In large part as a result, there are now roughly 24,000 journalists working in America’s daily print newsrooms, down from some 56,000 in the early 2000s. And more and more of them work for hedge-fund owners who milk what remains of newspapers’ profits — mostly through layoffs — while further degrading coverage. Here in the Bay Area, all the daily papers except the San Francisco Chronicle are owned by one of these hedge funds, Alden Global Capital. There were once more than 1,000 journalists working for these papers, including 440 at the San Jose-based Mercury News, then one of the nation’s strongest regional outlets. Today there are 145 left across more than two dozen publications, covering a region of 7.6 million people.
Maybe I’m old fashioned and crochety. “Modern media is such a new man’s game that I worry about your old biases,” someone told me last week. Maybe that’s true.
But an audience is worth something. Respect for their attention is what drove the original creators to build better news organizations. Respect for ideas is what drove the original presses.
We are at a crossroads in media. There are a great many solutions proffered — Brave is the most popular right n ow— but they are all built by people who don’t understand audience or media. Further, the general consensus is that journalists are lying or stupid or both. Finally, there is Tony Earley’s problem: if everyone can publish then what’s worth reading? Curation has become a crime even as creation is suspect.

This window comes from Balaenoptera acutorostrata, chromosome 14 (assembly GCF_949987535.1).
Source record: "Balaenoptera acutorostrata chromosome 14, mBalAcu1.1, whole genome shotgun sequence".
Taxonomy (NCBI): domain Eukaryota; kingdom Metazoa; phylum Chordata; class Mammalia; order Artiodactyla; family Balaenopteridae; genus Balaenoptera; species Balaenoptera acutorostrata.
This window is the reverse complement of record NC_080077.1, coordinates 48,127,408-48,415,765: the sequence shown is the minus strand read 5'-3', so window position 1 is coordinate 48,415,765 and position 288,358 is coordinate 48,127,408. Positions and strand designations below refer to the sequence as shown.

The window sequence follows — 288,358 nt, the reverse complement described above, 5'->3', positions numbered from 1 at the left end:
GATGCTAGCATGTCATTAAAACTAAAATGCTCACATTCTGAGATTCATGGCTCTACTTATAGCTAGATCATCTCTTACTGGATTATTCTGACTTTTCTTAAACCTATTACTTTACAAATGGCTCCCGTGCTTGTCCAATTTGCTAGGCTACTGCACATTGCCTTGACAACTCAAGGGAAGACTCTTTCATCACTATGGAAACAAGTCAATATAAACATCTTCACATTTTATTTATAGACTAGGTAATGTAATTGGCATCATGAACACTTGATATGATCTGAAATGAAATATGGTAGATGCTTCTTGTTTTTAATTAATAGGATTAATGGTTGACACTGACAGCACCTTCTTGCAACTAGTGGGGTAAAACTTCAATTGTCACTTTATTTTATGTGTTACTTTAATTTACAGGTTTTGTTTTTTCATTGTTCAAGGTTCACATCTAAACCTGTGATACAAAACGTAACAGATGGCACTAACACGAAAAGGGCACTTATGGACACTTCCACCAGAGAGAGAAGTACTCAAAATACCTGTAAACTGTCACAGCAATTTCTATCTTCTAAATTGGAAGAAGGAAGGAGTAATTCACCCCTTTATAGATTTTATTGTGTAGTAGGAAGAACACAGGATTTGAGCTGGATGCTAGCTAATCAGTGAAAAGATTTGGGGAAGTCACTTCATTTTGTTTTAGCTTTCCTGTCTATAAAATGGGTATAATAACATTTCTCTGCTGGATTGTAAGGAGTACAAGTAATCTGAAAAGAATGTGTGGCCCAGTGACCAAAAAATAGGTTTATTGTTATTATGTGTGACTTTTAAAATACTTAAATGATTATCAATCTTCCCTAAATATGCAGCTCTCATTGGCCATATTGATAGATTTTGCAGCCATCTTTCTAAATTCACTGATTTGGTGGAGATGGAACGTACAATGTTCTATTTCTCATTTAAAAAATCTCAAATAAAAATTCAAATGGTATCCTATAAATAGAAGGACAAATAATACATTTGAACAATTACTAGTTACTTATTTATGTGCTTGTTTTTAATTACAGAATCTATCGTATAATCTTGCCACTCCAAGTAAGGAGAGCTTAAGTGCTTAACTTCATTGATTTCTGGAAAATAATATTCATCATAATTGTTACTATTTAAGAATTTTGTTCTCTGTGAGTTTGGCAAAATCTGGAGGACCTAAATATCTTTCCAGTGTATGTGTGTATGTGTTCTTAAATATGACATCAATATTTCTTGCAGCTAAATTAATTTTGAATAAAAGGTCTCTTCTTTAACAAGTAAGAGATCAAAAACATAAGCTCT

I write this on Medium because I know I have an audience. I don’t know most of you, but I prefer it sometimes because it was earned through my writing and not through the efforts of any outside entity trying for pageviews. But I get nothing for this post except audience. I’m disincentivized to create because creation is not valued. Imagine trying to build a business on Medium? Or on Facebook? Or on Twitter? Or on Instagram? What will you have to give up to get audience and what ethical boundaries will you skirt to win?
Things will change but it requires a few things. First, content cannot be free. Second, advertising and media has to begin valuing the viewer again. Third, we have to realize that things have changed drastically and the old models, the old formats, and the “old men” need to think differently. I’m trying.
We live in an era of constant propaganda. Journalism — what we now call media — is a source of truth. We’ve hamstrung it nearly to a point of no return. What is left when everything is broken?
I, personally, don’t want to find out but I think we’re seeing the results of this break now and it’s not pretty.